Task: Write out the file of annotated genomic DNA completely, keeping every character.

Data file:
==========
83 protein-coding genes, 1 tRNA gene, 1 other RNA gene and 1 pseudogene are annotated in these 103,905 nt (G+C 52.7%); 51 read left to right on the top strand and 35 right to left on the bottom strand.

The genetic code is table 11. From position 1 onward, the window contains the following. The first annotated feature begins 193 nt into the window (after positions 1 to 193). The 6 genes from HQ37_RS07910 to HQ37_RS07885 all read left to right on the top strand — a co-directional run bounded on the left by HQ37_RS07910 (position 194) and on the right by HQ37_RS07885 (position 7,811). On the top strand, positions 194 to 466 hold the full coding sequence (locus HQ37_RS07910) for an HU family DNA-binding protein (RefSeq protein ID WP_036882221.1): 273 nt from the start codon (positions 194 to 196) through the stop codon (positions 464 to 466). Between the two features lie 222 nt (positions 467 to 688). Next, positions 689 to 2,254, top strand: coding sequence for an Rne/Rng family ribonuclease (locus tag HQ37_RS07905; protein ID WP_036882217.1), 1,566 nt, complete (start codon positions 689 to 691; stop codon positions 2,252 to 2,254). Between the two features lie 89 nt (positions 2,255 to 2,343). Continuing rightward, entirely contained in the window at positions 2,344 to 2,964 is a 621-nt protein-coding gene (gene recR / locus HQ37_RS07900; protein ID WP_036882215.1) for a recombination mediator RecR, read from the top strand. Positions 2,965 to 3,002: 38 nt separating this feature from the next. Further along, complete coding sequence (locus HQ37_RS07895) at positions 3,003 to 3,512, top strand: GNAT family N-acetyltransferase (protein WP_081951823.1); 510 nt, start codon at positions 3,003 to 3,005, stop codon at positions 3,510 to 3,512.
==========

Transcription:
83 protein-coding genes, 1 tRNA gene, 1 other RNA gene and 1 pseudogene are annotated in these 103,905 nt (G+C 52.7%); 51 read left to right on the top strand and 35 right to left on the bottom strand.

The genetic code is table 11. From position 1 onward, the window contains the following. The first annotated feature begins 193 nt into the window (after positions 1 to 193). The 6 genes from HQ37_RS07910 to HQ37_RS07885 all read left to right on the top strand — a co-directional run bounded on the left by HQ37_RS07910 (position 194) and on the right by HQ37_RS07885 (position 7,811). On the top strand, positions 194 to 466 hold the full coding sequence (locus HQ37_RS07910) for an HU family DNA-binding protein (RefSeq protein ID WP_036882221.1): 273 nt from the start codon (positions 194 to 196) through the stop codon (positions 464 to 466). Between the two features lie 222 nt (positions 467 to 688). Next, positions 689 to 2,254, top strand: coding sequence for an Rne/Rng family ribonuclease (locus tag HQ37_RS07905; protein ID WP_036882217.1), 1,566 nt, complete (start codon positions 689 to 691; stop codon positions 2,252 to 2,254). Between the two features lie 89 nt (positions 2,255 to 2,343). Continuing rightward, entirely contained in the window at positions 2,344 to 2,964 is a 621-nt protein-coding gene (gene recR / locus HQ37_RS07900; protein ID WP_036882215.1) for a recombination mediator RecR, read from the top strand. Positions 2,965 to 3,002: 38 nt separating this feature from the next. Further along, complete coding sequence (locus HQ37_RS07895) at positions 3,003 to 3,512, top strand: GNAT family N-acetyltransferase (protein WP_081951823.1); 510 nt, start codon at positions 3,003 to 3,005, stop codon at positions 3,510 to 3,512.